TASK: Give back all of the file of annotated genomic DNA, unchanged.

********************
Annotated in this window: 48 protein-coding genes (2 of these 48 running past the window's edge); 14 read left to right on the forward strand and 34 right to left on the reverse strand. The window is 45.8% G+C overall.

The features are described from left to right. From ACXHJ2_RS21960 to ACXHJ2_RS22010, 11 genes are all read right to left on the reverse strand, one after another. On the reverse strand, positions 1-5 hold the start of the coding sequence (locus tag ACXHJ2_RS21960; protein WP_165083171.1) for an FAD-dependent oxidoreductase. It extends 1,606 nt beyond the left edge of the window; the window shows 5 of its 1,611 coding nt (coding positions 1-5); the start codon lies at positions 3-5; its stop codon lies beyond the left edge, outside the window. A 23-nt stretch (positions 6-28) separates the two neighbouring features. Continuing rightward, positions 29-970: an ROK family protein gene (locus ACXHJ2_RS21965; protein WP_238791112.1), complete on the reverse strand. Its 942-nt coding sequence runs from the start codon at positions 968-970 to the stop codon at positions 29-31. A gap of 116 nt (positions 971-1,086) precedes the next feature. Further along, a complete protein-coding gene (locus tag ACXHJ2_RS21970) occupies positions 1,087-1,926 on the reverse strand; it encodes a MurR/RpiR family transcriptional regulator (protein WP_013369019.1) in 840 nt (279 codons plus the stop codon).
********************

Annotated in this window: 48 protein-coding genes (2 of these 48 running past the window's edge); 14 read left to right on the forward strand and 34 right to left on the reverse strand. The window is 45.8% G+C overall.

The features are described from left to right. From ACXHJ2_RS21960 to ACXHJ2_RS22010, 11 genes are all read right to left on the reverse strand, one after another. On the reverse strand, positions 1-5 hold the start of the coding sequence (locus tag ACXHJ2_RS21960; protein WP_165083171.1) for an FAD-dependent oxidoreductase. It extends 1,606 nt beyond the left edge of the window; the window shows 5 of its 1,611 coding nt (coding positions 1-5); the start codon lies at positions 3-5; its stop codon lies beyond the left edge, outside the window. A 23-nt stretch (positions 6-28) separates the two neighbouring features. Continuing rightward, positions 29-970: an ROK family protein gene (locus ACXHJ2_RS21965; protein WP_238791112.1), complete on the reverse strand. Its 942-nt coding sequence runs from the start codon at positions 968-970 to the stop codon at positions 29-31. A gap of 116 nt (positions 971-1,086) precedes the next feature. Further along, a complete protein-coding gene (locus tag ACXHJ2_RS21970) occupies positions 1,087-1,926 on the reverse strand; it encodes a MurR/RpiR family transcriptional regulator (protein WP_013369019.1) in 840 nt (279 codons plus the stop codon).